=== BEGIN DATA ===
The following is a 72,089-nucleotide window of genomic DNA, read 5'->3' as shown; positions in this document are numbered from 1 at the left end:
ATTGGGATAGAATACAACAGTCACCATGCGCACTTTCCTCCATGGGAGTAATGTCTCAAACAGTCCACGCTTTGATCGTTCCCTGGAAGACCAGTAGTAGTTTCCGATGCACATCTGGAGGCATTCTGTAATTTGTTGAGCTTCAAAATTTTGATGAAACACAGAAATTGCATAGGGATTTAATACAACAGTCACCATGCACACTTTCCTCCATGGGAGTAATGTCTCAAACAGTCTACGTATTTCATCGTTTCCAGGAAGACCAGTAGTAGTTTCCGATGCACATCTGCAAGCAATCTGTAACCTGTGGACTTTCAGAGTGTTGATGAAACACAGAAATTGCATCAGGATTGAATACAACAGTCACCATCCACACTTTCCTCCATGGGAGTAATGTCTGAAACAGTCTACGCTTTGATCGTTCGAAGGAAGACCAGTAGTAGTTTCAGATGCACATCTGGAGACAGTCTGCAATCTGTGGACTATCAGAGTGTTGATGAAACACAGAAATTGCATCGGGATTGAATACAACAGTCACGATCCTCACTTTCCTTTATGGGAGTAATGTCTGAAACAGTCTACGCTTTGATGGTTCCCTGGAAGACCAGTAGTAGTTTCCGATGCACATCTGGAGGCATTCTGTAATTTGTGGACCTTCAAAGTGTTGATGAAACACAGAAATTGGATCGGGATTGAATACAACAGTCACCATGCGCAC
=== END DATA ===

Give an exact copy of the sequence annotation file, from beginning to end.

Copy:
The following is a 72,089-nucleotide window of genomic DNA, read 5'->3' as shown; positions in this document are numbered from 1 at the left end:
ATTGGGATAGAATACAACAGTCACCATGCGCACTTTCCTCCATGGGAGTAATGTCTCAAACAGTCCACGCTTTGATCGTTCCCTGGAAGACCAGTAGTAGTTTCCGATGCACATCTGGAGGCATTCTGTAATTTGTTGAGCTTCAAAATTTTGATGAAACACAGAAATTGCATAGGGATTTAATACAACAGTCACCATGCACACTTTCCTCCATGGGAGTAATGTCTCAAACAGTCTACGTATTTCATCGTTTCCAGGAAGACCAGTAGTAGTTTCCGATGCACATCTGCAAGCAATCTGTAACCTGTGGACTTTCAGAGTGTTGATGAAACACAGAAATTGCATCAGGATTGAATACAACAGTCACCATCCACACTTTCCTCCATGGGAGTAATGTCTGAAACAGTCTACGCTTTGATCGTTCGAAGGAAGACCAGTAGTAGTTTCAGATGCACATCTGGAGACAGTCTGCAATCTGTGGACTATCAGAGTGTTGATGAAACACAGAAATTGCATCGGGATTGAATACAACAGTCACGATCCTCACTTTCCTTTATGGGAGTAATGTCTGAAACAGTCTACGCTTTGATGGTTCCCTGGAAGACCAGTAGTAGTTTCCGATGCACATCTGGAGGCATTCTGTAATTTGTGGACCTTCAAAGTGTTGATGAAACACAGAAATTGGATCGGGATTGAATACAACAGTCACCATGCGCAC